- October 27, 1936
- February 24, 2013
- South Africa
- Not Active
- Lotus,Brabham,Lucky Strike
Dave Charlton (1936 – 2013) was a South African racing driver who recorded fourteen participations (11 starts) in Formula 1 World Championship between 1965 and 1975. Of those fourteen races, nine were in the South African Grand Prix.
Charlton also participated in many non-championship F1 races, winning some of them, but also took six South African F1 Championship titles in a row from 1970 to 1975.
Dave's parents emigrated from the UK to South Africa
David William Charlton was born in Brotton, Yorkshire, UK, in October 1936. His parents emigrated to South Africa while he was 10 years old.
Dave made a racing debut in 1960, driving an Austin-Healey 100 in the support race of the South African Grand Prix in East London. He won the race. Next year, he participated in Kyalami 9 Hours at the South African most known race track. He was a regular contestant in that race in following years but without notable results.
Unsuccessful Formula 1 debut at 1965 South African Grand Prix
In January 1965, he made a debut in the Formula 1 World Championship, appearing in the South African Grand Prix in the #32 Lotus 20-Ford at the Prince George Circuit in East London. A car was caught by fire during a practice and he didn't qualify for the race.
Driving the same car on the same track, he was fourth in the 1966 South African Grand Prix but the race wasn't a part of the F1 championship that year. In 1966, Charlton managed to win the Governor General Cup, driving a Brabham BT11-Climax. It was a car that had once been raced by Jack Brabham himself.
First F1 championship start in the 1967 South African Grand Prix
Charlton had an F1 championship debut in January 1967, in the South African Grand Prix at Kyalami Circuit. He was driving the #19 Brabham BT11-Climax for Scuderia Scribante. Charlton qualified 8th but he wasn't classified in the race, 17 laps behind race winner Pedro Rodriguez (Cooper).
In January 1968, Charlton returned to Kyalami with Repco-powered Brabham BT11, qualifying 14th for the race. His race lasted for just three laps, he retired with a broken differential.
In 1968, Charlton also participated at Brands Hatch 6 Hours, a part of the International Championship for Makes, driving a Lola T70-Chevrolet for The Steering Wheel Club West Bromwich. His co-driver was Craig Fisher and they didn't finish the race.
First South African F1 Championship title in 1970
In 1969, Charlton spent his first full season in the South African Formula 1 Championship, finishing seventh in the points with one victory. In 1970, he was a dominant driver, winning seven of ten races in a Lotus 49C-Cosworth and taking his first championship title.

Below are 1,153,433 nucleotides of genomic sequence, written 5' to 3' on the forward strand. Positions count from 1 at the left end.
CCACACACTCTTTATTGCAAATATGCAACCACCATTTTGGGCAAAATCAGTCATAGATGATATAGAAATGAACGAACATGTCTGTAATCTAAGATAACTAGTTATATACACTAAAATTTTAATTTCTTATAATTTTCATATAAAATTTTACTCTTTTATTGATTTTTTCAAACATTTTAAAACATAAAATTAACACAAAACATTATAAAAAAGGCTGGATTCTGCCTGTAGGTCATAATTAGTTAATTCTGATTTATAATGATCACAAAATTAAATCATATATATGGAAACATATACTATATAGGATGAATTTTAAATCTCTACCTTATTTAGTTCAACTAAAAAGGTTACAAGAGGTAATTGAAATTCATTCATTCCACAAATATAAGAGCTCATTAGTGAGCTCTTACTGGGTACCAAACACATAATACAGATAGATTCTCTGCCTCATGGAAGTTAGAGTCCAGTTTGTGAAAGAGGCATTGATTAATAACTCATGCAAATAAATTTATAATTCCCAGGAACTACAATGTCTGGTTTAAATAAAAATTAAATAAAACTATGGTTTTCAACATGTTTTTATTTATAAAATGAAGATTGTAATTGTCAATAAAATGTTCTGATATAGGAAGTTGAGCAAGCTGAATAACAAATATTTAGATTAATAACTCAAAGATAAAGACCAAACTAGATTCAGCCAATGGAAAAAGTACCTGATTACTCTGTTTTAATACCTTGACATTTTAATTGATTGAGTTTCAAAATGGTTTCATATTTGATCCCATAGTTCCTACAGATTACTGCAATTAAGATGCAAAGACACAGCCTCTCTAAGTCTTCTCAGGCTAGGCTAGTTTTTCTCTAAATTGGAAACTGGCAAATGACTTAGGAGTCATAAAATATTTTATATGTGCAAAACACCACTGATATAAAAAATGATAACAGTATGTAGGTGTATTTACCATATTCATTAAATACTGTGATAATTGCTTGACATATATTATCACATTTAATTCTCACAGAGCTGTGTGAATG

With the same car, he gained his career-best result in the F1 World Championship, finishing 12th in the South African Grand Prix at Kyalami Circuit. In 1970, Charlton also has won the Mozambique Grand Prix non-championship race.
Six championship titles in a row
In the following years, Charlton was an absolutely dominant driver in the South African Formula 1 Championship, winning five more titles from 1971 to 1975. He scored 35 wins in those five seasons, beating the greatest South African drivers, some of them with successful international F1 careers, such were Jackie Pretorius, John Love, Eddie Keizan, Paddy Driver or Ian Scheckter.
In his victorious season, Charlton was driving Lotus 49-Cosworth (in 1970 and 1971), Lotus 72-Cosworth (1971, 1972, 1973) and McLaren M23-Cosworth (1974, 1975).
Regular participant in the South African Grand Prix until 1975
While collecting championship titles in South Africa, Charlton's had no success in the international career. The 12th place at 1970 South African Grand Prix remained his best result in the F1 World Championship.
Until 1975, he participated five more times in the South African Grand Prix, driving for Brabham in 1971 (DNF) and for Lucky Strike Racing between 1972 and 1975. He recorded two DNFs in a Lotus 72D-Cosworth in 1972 and 1973. Driving a McLaren M23, he finished 19th in 1974 and 14th in 1975.
Five F1 championship attempts outside South Africa
Outside South Africa, Charlton appeared in five Grand Prix races. In June 1971, he came to Zandvoort to drive for Lotus in the Dutch Grand Prix, but he didn't start as Dave Walker crashed a car during a practice. Charlton was driving for Lotus in the 1971 British Grand Prix at Silverstone, qualifying 13th and retiring after the first lap.
In 1972, Charlton was driving Lotus 72D-Cosworth for Scribante Lucky Strike Racing in France, UK and Germany. In the French Grand Prix, he failed to qualify. In other two races, he recorded two DNFs.
Third place at 1972 Kyalami 9 Hours
Besides his Formula 1 attempts, Charlton occasionally raced in the sports car competitions, regularly appearing at Kyalami 9 Hours. In 1969, he finished 11th in an Alfa Romeo 1750 GTV, sharing a car with Basil van Rooyen. In 1970, Charlton and Paddy Driver retired in an Alfa Romeo T33/2. One more DNF followed in 1971, at the wheel of Lucky Strike Porsche 917 K he was sharing with Richard Attwood.
And then, in November 1972, Charlton finally reached a podium at Kyalami 9 Hours. He and John Hine finished third in the #7 Lucky Strike Chevron B21-Cosworth. Next year, he and Tim Schenken didn't finish the race in a GRD S73 prototype.
The race was converted into Kyalami 1000 km in 1975. Charlton participated few more times in the race until 1982, finishing best in 1976 in the sixth place. One of his co-driver was a multiple Le Mans winner Derek Bell.